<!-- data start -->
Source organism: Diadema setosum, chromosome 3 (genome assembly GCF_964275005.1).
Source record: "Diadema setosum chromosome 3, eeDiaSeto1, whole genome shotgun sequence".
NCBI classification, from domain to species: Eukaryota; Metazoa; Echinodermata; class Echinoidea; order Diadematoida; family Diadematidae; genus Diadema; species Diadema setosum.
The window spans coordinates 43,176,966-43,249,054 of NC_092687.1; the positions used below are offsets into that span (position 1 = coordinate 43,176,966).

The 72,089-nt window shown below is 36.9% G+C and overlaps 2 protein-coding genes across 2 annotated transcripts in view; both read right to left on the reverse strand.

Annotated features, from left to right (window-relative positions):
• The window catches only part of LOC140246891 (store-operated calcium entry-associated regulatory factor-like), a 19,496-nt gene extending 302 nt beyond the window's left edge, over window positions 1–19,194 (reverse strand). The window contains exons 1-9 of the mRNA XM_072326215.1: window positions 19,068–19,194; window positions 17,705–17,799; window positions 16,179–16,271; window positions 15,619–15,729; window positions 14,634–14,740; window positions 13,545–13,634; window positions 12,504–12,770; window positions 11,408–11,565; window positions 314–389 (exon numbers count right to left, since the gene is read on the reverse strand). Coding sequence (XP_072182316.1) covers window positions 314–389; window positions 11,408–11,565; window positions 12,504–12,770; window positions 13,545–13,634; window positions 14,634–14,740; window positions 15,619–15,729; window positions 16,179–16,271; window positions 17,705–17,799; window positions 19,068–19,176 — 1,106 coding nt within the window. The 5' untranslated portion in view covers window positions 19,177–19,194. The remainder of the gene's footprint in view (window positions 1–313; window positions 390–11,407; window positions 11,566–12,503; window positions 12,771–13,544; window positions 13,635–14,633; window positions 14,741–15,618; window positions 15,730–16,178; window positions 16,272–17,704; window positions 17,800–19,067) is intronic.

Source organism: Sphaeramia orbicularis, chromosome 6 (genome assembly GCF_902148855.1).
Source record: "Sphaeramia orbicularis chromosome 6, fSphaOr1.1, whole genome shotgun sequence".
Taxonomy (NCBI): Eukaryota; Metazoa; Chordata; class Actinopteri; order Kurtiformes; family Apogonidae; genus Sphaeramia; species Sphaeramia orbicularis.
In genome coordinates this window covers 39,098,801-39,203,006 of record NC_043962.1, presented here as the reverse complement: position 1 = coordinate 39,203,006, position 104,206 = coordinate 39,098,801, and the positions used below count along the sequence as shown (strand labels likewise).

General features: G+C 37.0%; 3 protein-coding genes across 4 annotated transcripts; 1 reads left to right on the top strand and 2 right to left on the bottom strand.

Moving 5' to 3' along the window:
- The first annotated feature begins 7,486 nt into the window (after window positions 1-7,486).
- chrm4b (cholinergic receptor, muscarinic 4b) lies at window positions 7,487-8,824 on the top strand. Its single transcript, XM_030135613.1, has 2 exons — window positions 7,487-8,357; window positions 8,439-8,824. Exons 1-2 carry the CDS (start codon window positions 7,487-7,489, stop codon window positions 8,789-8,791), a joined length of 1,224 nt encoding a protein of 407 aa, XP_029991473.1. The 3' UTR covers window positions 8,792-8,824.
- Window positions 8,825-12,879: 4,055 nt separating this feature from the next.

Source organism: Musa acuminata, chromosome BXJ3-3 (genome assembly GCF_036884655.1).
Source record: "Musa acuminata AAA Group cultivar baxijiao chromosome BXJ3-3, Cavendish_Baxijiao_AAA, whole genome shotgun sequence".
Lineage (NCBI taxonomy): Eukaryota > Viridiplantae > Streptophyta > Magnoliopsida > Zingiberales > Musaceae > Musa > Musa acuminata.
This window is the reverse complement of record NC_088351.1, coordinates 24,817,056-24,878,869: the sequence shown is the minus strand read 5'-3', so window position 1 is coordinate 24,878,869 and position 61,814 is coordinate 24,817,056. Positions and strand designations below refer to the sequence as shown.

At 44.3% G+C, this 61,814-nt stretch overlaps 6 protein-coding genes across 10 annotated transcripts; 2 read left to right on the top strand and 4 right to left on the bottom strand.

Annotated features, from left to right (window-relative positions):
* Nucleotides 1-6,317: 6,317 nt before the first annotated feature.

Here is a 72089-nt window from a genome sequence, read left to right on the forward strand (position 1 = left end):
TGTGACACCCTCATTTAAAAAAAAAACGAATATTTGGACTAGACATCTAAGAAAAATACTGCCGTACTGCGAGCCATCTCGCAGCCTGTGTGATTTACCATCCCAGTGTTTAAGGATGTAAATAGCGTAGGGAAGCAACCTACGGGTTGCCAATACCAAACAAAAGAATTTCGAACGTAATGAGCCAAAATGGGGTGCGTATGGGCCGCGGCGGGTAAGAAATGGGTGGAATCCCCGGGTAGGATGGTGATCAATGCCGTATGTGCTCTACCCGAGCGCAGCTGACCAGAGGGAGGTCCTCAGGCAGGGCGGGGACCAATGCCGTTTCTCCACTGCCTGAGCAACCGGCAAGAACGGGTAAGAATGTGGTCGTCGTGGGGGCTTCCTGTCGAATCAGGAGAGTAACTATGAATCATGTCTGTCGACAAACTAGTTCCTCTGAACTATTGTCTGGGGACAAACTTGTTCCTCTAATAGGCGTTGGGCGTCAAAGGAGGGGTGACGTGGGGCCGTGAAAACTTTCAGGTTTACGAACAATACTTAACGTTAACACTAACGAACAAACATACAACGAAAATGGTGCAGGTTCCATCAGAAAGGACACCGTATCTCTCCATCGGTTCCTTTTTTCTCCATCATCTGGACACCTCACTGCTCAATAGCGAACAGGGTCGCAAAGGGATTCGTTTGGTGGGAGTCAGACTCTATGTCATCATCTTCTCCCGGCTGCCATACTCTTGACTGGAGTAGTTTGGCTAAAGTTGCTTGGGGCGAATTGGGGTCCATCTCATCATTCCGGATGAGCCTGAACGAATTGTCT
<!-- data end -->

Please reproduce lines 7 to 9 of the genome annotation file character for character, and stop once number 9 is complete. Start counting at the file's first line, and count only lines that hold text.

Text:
• The window catches only part of LOC140246891 (store-operated calcium entry-associated regulatory factor-like), a 19,496-nt gene extending 302 nt beyond the window's left edge, over window positions 1–19,194 (reverse strand). The window contains exons 1-9 of the mRNA XM_072326215.1: window positions 19,068–19,194; window positions 17,705–17,799; window positions 16,179–16,271; window positions 15,619–15,729; window positions 14,634–14,740; window positions 13,545–13,634; window positions 12,504–12,770; window positions 11,408–11,565; window positions 314–389 (exon numbers count right to left, since the gene is read on the reverse strand). Coding sequence (XP_072182316.1) covers window positions 314–389; window positions 11,408–11,565; window positions 12,504–12,770; window positions 13,545–13,634; window positions 14,634–14,740; window positions 15,619–15,729; window positions 16,179–16,271; window positions 17,705–17,799; window positions 19,068–19,176 — 1,106 coding nt within the window. The 5' untranslated portion in view covers window positions 19,177–19,194. The remainder of the gene's footprint in view (window positions 1–313; window positions 390–11,407; window positions 11,566–12,503; window positions 12,771–13,544; window positions 13,635–14,633; window positions 14,741–15,618; window positions 15,730–16,178; window positions 16,272–17,704; window positions 17,800–19,067) is intronic.

Source organism: Sphaeramia orbicularis, chromosome 6 (genome assembly GCF_902148855.1).
Source record: "Sphaeramia orbicularis chromosome 6, fSphaOr1.1, whole genome shotgun sequence".